Aviation should be included in the the UK’s carbon budgets, Government advisers recommend
See also this press statement.
The Committee on Climate Change (CCC) has today recommended that emissions from international aviation be formally included in the UK’s carbon budgets. The Climate Act 2008 commits the UK to cutting emissions by 80% of 1990 levels by 2050, with a system of annual carbon budgets ensuring that the target is delivered. The Act currently omits emissions from international aviation and shipping but requires the Government to reconsider whether they should be included in 2012, with advice from the Committee on Climate Change. Already the Committee is required under the Act to ‘take account of’ these emissions when setting the carbon budgets for other sectors, so formal inclusion of aviation and shipping should not in fact have any impact on the carbon budgets that have already been set for other sectors.
2009 report: some aviation growth compatible with emissions stabilisation
In 2009 the Labour Government asked the CCC to advise on how aviation emissions could be returned to 2005 levels by 2050. The Committee concluded that after taking account of likely improvements in aircraft technology and air traffic management, and allowing for the possibility of 10% of aircraft fuel by 2050 being from sustainable sources, the ‘stabilisation’ target could allow for a 60% growth in passengers. Even allowing for the introduction of carbon prices through the EU Emissions Trading System, however, the CCC predicted a growth in aviation demand of 115%, or 105% if no new runways were built anywhere in the UK before 2050. In other words, demand would need to be restrained if it was to keep to the 60% growth increase that would be compatible with the target.
Today, for the first time, the CCC formally recommended that the Government assume a long term scenario for aviation based on aviation emissions getting back to around 2005 levels in 2050 – the default level assumed by the Committee in its emissions modelling up till now, and the basis for their 2009 report.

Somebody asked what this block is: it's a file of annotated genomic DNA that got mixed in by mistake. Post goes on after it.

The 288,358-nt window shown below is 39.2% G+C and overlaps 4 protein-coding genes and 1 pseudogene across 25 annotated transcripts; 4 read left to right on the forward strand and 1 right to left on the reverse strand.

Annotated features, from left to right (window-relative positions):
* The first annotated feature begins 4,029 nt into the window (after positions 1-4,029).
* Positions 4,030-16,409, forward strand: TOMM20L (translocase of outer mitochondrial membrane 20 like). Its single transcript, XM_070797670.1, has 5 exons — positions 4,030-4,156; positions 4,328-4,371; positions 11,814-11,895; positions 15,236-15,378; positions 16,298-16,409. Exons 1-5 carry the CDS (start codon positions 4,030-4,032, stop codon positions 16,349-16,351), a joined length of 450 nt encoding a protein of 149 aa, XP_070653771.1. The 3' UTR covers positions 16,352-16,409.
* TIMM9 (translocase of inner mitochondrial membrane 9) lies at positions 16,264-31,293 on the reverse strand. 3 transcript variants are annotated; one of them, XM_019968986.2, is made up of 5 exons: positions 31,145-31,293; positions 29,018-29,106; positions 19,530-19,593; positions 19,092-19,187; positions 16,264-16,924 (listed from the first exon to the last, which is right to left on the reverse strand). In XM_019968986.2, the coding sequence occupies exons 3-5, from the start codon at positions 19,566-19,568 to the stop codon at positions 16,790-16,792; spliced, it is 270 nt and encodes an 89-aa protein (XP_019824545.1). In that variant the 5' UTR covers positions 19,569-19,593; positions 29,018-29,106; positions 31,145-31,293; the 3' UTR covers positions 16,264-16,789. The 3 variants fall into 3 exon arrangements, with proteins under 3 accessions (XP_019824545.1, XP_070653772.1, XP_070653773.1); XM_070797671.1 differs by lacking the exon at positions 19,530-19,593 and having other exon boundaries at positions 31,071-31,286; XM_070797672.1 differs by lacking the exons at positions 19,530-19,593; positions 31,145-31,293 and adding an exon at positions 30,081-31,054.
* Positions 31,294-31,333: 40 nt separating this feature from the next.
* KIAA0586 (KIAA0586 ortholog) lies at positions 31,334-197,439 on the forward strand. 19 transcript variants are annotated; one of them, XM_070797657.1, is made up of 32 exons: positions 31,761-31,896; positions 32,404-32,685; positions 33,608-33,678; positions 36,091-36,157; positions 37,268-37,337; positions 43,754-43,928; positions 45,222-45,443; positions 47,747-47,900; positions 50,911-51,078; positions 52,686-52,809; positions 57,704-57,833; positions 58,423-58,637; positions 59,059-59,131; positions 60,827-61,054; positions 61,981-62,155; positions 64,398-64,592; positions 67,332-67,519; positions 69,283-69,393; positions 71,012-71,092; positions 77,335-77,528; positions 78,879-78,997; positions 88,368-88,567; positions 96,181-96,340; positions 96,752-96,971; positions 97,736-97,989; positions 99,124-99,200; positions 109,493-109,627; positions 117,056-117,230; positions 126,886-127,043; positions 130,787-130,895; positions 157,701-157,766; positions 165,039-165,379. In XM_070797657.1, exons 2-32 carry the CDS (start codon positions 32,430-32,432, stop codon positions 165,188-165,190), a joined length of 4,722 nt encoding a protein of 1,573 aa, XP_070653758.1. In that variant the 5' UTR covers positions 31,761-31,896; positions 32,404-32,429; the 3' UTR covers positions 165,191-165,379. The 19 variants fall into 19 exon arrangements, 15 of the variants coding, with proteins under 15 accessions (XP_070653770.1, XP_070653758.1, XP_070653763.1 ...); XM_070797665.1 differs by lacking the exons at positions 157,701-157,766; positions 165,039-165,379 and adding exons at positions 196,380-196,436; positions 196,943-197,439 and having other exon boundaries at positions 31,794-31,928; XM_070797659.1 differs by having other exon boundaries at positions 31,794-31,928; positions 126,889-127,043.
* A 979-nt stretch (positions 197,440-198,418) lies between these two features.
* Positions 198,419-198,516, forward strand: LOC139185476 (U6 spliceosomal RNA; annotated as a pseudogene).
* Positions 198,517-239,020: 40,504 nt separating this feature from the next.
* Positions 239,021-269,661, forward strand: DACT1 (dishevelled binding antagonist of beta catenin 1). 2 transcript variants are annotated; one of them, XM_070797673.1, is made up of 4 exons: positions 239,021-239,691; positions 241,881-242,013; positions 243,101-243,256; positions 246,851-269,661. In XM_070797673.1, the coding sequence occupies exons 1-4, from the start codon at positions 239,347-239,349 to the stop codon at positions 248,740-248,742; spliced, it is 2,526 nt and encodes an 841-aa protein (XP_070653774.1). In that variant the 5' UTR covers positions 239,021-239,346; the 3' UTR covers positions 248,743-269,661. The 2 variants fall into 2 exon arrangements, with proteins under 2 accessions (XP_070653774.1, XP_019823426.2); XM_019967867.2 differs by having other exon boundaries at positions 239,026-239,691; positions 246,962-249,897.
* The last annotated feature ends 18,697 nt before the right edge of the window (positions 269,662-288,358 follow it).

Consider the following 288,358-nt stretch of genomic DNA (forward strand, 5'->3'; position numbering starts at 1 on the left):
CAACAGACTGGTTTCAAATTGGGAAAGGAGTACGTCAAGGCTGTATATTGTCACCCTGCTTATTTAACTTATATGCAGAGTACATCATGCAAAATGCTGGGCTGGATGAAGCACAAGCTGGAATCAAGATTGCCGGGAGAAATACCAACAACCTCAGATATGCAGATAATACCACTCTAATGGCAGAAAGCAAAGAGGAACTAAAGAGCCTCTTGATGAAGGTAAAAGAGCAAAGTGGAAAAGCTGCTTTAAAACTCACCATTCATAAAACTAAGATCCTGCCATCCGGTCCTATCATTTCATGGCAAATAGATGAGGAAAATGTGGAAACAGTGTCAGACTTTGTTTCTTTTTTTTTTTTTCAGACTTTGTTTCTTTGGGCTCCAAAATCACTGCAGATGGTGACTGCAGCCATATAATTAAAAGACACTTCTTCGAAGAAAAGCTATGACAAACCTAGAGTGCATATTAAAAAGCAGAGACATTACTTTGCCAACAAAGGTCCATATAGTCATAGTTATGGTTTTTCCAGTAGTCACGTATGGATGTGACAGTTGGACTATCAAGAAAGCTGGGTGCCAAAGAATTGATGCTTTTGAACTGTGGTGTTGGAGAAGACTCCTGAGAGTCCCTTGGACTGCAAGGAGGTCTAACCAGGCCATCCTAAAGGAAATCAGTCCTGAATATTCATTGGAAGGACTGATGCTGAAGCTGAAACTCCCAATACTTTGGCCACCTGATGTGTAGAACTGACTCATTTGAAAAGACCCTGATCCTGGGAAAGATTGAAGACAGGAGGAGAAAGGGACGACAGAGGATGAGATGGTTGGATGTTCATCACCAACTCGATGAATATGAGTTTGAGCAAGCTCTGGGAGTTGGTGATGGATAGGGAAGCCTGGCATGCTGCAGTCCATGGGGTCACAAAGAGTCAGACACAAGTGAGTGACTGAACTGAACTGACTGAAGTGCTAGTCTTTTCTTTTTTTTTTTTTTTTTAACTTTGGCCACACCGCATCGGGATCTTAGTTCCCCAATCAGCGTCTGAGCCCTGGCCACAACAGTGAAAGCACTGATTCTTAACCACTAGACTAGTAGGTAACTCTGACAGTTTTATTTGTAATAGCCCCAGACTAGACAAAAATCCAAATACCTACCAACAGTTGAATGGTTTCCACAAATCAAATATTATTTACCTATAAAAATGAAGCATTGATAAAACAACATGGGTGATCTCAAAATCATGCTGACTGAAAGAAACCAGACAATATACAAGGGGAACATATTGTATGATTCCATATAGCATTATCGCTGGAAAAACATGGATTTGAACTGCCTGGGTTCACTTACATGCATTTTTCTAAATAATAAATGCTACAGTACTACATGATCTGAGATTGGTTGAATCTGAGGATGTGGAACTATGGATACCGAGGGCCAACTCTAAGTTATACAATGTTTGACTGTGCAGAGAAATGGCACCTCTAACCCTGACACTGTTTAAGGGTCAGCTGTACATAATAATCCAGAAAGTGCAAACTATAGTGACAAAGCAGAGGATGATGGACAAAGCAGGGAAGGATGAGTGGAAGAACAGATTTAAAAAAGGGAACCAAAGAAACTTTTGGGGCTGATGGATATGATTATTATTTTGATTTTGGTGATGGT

The Committee has not analysed the CO2 impacts of any particular airport proposals and makes no specific recommendations in relation to airport expansion. Nevertheless, its recommendations underline the importance of ensuring that realistic climate change considerations are among the framing conditions for the new airports policy, the draft of which will be published this summer.
A good deal for airlines
If adopted by Government, this emissions ‘scenario’ would give aviation very significant advantages over other sectors in terms of emissions abatement.
Firstly, UK aviation emissions grew around 120% between 1990 and 2005, so constraining 2050 emissions to 2005 levels means that aviation would be allowed to grow 120% over 1990 levels by 2050. Meanwhile, other sectors are expected to cut their emissions by more than 80% over the same period.
And secondly, the Climate Act takes account of the impact on global warming of emissions other than carbon dioxide (CO2), which are significant for some sectors. But the act omits the very important impacts of NOx and water vapour emitted by aircraft in the upper atmosphere.
AEF strongly supports the inclusion of aviation emissions in the UK’s carbon targets and budgets, to support action which we are actively engaged in progressing at European and international levels. The sector’s emissions have historically grown rapidly, and the only reason for their being omitted when the Climate Act was agreed in 2008 was a technicality about how to account for them – an issue that can now be easily addressed using data collected through the EU Emissions Trading System. People in the UK fly more than anyone else in the world, so it is right that the UK takes a leading role in tackling aviation emissions growth. The Committee’s recommendations would give aviation considerable leeway compared with other sectors but would ensure that aviation in future participates transparently in the UK’s efforts to bring our economy within sustainable limits.
For the CCC’s report, released today, see the CCC website